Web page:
Texas confirms Omicron case, the state’s first, in the Houston area
The woman is in her 40s and had no recent travel history, a county official said on social media
AUSTIN, Texas (AP) — A Houston area woman has been confirmed as having the first case of the Omicron variant of COVID-19 in Texas, state health officials reported Monday.
Genetic sequencing tests this week showed that the Harris County woman’s recent COVID-19 case was the Omicron variant, according to a statement from the Texas Department of State Health Services.
The woman is in her 40s and had no recent travel history, County Judge Lina Hidalgo said Monday on social media. No other information about the woman and her case was reported.
Dr. John Hellerstedt, a DSHS commissioner, said the variant’s arrival in Texas was unsurprising. “It’s normal for viruses to mutate; and given how quickly Omicron spread in southern Africa, we’re not surprised that it showed up here,” he said.
“Getting vaccinated and continuing to use prevention strategies, including wearing a mask when you are around people you don’t live with, social distancing, handwashing and getting tested when you have symptoms, will help slow the spread of the virus and help end the pandemic,” Hellerstedt added.
Texas Gov. Greg Abbott and his aides did not immediately respond to a request for comment Monday. So far, the Republican governor has refused to mandate any protective measures against COVID-19 and has forbidden state or local government entities from imposing their own mandates.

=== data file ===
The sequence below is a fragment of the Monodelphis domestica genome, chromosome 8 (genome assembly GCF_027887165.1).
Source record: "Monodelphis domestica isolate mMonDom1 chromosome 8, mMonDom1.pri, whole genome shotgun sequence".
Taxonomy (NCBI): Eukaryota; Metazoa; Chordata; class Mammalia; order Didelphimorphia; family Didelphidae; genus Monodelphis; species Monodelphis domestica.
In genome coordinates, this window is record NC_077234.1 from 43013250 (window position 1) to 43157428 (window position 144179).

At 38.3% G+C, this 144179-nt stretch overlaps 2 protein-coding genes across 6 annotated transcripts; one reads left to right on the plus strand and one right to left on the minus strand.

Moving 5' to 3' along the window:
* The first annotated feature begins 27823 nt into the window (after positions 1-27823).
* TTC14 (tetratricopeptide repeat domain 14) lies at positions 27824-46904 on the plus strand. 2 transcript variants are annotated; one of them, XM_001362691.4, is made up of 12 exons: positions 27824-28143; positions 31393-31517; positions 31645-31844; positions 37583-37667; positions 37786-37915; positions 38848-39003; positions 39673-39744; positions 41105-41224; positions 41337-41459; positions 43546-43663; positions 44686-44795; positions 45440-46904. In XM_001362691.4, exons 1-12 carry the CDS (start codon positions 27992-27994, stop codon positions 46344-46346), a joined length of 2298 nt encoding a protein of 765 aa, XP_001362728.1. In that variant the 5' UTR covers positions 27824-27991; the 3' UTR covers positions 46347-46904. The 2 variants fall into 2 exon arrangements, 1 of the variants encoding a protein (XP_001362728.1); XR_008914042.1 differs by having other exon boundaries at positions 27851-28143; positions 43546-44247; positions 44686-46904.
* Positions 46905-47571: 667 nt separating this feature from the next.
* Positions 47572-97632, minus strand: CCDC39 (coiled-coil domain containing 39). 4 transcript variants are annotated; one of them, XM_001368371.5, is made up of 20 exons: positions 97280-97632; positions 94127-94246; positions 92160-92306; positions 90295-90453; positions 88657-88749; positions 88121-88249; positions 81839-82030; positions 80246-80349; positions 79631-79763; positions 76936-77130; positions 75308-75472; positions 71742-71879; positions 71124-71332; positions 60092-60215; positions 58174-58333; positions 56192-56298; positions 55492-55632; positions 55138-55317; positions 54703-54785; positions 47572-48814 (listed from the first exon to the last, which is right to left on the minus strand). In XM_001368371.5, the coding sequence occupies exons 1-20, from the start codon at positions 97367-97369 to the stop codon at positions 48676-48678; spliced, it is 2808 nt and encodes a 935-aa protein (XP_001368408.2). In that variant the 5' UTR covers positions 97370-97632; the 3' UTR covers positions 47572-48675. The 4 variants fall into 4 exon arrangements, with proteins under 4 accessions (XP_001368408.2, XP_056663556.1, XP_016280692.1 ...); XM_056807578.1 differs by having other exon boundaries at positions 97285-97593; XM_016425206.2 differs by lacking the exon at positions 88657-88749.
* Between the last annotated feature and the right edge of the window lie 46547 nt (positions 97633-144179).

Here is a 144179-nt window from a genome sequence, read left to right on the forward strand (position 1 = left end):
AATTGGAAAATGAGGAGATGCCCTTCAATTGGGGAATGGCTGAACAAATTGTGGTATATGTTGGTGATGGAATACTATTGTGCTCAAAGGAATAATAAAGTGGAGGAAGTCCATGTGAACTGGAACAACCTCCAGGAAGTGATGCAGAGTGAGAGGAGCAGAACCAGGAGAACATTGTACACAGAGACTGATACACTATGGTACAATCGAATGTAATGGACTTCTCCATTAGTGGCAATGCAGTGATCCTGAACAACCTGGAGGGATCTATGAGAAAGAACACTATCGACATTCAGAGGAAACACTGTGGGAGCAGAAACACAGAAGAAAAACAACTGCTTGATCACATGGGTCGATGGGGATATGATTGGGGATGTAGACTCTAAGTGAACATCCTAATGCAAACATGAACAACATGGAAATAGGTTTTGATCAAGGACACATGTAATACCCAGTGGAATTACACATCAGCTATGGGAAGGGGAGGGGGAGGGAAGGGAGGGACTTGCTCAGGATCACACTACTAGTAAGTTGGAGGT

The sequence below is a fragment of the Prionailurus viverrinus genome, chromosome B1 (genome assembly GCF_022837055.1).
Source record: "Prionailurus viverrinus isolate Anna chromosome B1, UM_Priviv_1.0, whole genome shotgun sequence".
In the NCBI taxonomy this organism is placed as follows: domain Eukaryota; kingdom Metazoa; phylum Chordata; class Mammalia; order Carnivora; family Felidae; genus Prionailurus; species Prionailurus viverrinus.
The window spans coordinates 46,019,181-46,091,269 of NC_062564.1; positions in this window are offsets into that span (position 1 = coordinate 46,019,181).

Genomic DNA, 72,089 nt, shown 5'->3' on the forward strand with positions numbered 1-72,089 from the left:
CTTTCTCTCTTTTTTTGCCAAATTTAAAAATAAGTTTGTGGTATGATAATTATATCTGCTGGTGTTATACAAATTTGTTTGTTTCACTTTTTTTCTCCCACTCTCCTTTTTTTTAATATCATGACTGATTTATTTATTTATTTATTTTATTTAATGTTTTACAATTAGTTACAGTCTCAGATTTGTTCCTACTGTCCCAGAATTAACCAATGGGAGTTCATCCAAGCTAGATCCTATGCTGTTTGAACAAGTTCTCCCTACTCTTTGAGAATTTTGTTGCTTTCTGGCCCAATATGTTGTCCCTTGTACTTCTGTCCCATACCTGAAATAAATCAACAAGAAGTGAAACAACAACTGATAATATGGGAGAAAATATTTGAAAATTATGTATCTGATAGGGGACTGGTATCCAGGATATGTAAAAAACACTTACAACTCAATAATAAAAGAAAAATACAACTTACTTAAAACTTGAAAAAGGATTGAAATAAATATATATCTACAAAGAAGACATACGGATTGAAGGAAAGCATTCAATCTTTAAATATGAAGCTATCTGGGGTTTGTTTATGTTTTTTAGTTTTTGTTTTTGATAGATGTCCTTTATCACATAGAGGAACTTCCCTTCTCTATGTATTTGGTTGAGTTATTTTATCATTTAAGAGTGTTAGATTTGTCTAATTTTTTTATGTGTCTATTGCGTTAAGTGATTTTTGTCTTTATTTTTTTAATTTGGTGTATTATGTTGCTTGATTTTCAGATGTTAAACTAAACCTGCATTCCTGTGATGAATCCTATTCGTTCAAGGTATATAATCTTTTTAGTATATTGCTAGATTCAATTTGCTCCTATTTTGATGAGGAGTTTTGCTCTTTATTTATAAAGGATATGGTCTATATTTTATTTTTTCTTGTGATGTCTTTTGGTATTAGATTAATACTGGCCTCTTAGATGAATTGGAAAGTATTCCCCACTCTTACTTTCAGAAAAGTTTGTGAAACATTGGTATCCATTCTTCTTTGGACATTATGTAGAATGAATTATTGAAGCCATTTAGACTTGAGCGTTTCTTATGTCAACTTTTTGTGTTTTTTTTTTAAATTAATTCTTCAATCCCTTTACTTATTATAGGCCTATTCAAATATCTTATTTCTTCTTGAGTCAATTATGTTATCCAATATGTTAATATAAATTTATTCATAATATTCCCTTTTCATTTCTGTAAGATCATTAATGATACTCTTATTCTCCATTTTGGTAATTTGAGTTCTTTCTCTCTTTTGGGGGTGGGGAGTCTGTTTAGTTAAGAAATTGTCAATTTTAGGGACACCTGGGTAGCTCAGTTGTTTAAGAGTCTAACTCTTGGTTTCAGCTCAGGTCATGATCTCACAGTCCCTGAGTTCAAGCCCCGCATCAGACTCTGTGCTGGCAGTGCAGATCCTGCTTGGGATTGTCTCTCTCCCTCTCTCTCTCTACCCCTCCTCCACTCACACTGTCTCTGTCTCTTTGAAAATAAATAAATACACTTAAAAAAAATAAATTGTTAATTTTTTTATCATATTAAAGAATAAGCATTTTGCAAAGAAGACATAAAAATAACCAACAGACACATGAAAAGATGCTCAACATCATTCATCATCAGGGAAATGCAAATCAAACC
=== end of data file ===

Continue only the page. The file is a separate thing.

As of Monday, almost 65% of the Texas population has received at least one dose of a COVID-19 vaccine and 55% have been fully vaccinated, according to the U.S. Centers for Disease Control and Prevention. That is well below the national average of 71% receiving at least one dose and 60% being fully vaccinated.
Many critical questions about omicron remain unanswered, including whether the virus causes milder or more severe illness and how quickly it will spread.
Scientists point to what’s happening in South Africa, where Omicron was first detected. Omicron’s speed in infecting people and achieving near dominance in South Africa has health experts worried that the country is at the start of a new wave that may overwhelm hospitals.
But U.S. health officials said Sunday that while the Omicron variant is rapidly spreading throughout the country, early indications suggest it may be less dangerous than Delta, which continues to drive a surge of hospitalizations.
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